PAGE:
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Featured Advisor

Srbo Radisavljevic
Managing Principal/Investment Advisor

Edge Portfolio Management


State: IL

At Edge, a low client to advisor ratio allows for personal and customized service for each individual.  Our goal is to work as a team for each client to provide not only portfolio management but wealth coordination and financial planning.  We make every effort to have frequent communication with our clients and to provide timely response to calls and emails.  I also enjoy spending time with my wife and three kids, following Chicago sports, enjoying ethnic cooking, and serving as a school board member for Norridge School District 80.

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Kent's Sports Blog: The Ties that Bind Up American Sports Fans

| BY Kent McDill

On Monday, National Football League legend Mike Ditka admitted he did not know NFL games could end in a tie, even though there was a tie in a game last season.

When the Green Bay Packers and Minnesota Vikings played to a 26-26 overtime tie Sunday, it threw the red-blooded American NFL audience into a tizzy. Repeated over and over Sunday night and Monday was the mantra “NFL games should have a winner and a loser.”

Which is why American audiences will never understand soccer.

In soccer, games end in ties (or draws, as they are called) all of the time, unless a championship is being decided, or the game is to decide which team advances in a tournament.

Americans hate ties. The National Hockey League, in order to invite more American fans into the game, instituted a shootout in the event the game was still tied after an overtime period. In the NHL, they have games that end in both wins and overtime losses, apparently, somehow.

For you youngsters out there, know that NFL games used to end in ties all the time. In 1973, there were seven tie games, and the Packers and Cleveland Browns each had two ties in their 14-game season.

In 1974, the league changed its rules to allow for overtime, in which the first team to score won. That system was in place until 2013, but it created the unfortunate system in which the “second” game - the overtime period – could be played with only one team getting to be on offense. If the first team with the ball scored, even with a field goal, they won the game.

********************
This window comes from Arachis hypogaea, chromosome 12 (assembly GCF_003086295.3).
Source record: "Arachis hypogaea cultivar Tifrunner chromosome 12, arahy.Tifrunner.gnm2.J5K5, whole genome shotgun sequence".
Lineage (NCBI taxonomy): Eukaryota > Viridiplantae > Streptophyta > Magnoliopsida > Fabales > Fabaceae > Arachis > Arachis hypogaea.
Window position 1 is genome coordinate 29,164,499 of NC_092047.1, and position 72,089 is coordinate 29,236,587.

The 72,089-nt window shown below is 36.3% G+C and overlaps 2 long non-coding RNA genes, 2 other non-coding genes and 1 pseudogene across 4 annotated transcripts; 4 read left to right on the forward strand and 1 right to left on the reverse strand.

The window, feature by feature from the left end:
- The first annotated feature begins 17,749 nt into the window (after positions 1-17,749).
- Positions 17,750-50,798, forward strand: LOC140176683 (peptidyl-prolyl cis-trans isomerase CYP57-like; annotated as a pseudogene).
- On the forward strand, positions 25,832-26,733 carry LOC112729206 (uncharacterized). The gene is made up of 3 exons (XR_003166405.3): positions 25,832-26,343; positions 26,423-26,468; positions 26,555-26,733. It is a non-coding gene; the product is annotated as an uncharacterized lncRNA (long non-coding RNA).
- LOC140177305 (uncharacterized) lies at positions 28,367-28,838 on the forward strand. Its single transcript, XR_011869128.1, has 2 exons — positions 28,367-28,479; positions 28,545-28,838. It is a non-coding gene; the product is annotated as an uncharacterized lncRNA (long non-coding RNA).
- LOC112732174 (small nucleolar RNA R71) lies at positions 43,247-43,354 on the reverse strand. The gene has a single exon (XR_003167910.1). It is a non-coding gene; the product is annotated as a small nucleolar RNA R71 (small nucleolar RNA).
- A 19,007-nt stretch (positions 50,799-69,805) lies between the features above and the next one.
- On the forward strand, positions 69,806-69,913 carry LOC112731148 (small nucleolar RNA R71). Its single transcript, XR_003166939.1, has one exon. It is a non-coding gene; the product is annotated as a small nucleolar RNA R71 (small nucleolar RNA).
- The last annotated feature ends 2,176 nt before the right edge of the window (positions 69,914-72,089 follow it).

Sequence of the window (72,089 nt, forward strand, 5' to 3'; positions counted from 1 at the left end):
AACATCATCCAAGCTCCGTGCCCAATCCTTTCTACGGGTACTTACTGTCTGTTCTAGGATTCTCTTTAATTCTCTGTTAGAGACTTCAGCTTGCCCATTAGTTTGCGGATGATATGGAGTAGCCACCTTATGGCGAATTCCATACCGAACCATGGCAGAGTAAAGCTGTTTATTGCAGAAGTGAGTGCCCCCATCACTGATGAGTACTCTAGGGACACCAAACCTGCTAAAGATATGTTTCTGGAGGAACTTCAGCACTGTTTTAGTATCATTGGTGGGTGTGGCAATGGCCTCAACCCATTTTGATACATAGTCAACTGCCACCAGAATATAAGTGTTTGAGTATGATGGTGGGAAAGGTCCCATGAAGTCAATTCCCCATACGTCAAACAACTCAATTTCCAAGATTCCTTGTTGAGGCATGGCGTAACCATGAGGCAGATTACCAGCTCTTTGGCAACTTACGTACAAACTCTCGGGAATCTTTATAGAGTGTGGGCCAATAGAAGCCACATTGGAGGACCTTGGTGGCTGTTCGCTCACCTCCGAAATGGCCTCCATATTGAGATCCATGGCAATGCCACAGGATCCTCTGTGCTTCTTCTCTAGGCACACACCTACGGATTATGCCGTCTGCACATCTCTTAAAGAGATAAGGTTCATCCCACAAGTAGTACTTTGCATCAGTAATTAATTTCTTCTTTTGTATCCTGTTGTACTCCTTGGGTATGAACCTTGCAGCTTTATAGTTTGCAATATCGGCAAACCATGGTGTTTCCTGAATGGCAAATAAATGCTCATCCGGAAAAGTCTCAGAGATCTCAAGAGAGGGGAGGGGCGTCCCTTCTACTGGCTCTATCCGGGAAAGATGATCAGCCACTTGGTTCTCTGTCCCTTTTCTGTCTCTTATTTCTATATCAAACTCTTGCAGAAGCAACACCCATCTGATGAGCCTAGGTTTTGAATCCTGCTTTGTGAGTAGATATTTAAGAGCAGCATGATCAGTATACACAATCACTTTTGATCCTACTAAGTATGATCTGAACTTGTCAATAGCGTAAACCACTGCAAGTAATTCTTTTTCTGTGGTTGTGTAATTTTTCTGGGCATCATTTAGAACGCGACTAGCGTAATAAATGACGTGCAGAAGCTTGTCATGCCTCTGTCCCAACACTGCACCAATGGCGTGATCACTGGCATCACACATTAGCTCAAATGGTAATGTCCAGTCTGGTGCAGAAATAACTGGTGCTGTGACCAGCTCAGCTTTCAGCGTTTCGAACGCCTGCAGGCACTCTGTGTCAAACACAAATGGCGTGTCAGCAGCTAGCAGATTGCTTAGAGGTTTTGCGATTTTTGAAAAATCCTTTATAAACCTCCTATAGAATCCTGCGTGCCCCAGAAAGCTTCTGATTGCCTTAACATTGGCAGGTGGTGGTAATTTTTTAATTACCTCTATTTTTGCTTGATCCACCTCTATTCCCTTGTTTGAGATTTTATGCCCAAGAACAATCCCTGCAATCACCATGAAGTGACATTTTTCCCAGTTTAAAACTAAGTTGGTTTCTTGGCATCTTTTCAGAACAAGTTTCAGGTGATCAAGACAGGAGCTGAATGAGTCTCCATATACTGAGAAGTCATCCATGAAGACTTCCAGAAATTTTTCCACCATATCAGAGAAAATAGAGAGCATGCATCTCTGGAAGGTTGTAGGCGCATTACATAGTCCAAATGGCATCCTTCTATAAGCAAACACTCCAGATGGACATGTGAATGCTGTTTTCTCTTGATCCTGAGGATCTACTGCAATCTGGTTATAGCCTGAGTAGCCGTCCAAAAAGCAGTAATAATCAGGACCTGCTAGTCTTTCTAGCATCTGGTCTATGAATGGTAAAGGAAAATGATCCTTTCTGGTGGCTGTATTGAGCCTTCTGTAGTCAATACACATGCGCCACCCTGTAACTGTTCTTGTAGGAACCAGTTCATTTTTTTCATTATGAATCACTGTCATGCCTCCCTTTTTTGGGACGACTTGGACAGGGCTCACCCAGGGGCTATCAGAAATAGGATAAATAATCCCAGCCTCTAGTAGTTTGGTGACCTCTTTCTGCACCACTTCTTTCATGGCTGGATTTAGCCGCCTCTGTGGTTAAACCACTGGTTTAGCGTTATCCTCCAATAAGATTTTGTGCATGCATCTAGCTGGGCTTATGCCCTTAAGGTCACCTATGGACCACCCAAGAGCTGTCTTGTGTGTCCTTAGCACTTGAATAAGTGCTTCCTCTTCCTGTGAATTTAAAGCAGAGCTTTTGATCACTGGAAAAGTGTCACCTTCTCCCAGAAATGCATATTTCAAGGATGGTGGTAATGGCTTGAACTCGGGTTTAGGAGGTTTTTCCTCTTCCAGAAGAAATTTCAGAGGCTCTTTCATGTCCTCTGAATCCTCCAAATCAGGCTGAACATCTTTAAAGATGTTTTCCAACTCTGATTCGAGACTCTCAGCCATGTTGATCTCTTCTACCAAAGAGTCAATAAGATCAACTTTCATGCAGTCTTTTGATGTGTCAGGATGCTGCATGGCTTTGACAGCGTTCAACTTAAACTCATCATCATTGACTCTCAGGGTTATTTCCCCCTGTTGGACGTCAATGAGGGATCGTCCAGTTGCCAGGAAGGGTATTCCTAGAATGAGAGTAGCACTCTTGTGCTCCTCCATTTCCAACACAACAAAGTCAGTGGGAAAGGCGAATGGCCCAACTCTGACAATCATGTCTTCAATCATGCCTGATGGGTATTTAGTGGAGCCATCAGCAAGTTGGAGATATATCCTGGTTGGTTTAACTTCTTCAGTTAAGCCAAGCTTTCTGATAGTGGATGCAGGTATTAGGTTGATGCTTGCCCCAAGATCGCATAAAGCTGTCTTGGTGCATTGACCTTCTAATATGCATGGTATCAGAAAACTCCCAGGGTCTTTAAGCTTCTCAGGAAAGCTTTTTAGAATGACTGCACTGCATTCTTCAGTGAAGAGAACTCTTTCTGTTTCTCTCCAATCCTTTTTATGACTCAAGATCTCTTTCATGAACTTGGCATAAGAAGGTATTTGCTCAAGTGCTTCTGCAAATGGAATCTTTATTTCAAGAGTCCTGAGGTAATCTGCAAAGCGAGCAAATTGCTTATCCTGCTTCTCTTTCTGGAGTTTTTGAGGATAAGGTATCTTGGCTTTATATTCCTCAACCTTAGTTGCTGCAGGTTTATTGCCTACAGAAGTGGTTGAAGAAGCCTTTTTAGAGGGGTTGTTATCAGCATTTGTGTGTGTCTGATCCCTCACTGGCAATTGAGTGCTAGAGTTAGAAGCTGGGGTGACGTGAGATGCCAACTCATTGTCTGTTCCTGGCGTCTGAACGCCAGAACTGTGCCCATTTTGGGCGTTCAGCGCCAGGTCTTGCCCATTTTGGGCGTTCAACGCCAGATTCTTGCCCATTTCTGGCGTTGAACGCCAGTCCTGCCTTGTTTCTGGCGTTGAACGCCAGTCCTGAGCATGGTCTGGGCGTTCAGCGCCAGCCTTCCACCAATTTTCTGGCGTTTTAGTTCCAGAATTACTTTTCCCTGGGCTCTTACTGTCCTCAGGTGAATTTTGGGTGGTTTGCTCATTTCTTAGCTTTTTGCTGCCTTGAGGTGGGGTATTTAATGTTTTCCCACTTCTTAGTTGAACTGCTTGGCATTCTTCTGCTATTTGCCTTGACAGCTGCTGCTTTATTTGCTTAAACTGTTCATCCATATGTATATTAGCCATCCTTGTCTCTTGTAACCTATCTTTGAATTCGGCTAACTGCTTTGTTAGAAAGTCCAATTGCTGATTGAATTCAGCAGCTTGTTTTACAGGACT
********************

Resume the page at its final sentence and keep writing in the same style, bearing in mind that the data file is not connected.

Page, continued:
Two years ago, they changed the rule for the regular season. Now, the team with the ball first can win the game if they score a touchdown on the first possession. If the team with the ball first kicks a field goal, the other team can tie it with a field goal, win it with a touchdown or lose it by not scoring before turning the ball over.

If the team with the ball first fails to score, the former overtime rules apply – first team that scores wins.

I like this rule. While the team with the ball first still can win the game without giving it to the other team (which stinks), they do have to punch it into the end zone, or stand the chance of losing the game. And I love that a tie is a real possibility.

I love soccer, and one of the things I love about soccer is that the games CAN end in a tie. I hate the fact that the entire world can grasp the beauty and pain of a draw but Americans can’t. It is a lacking of maturity in the American personality, to my way of thinking.

It’s pretty simple to understand. If two equal teams play to a tie, then you witnessed a classic contest of equal wills and skills. If a tie ends between two teams not believed to be equal, then the lesser team has scored a moral victory (and gets a standings point for it) and the better team suffers whatever the opposite of a moral victory is (I have never figured out if it is an immoral victory, a moral loss, or an immoral loss).

The tie game situation in the NFL is even better. Coaches now have the choice, to kick the field goal to accept the tie, or go for the touchdown and accept the possibility of a loss. It’s a meaningful dilemma.

I wish the American sports fan would just grow up.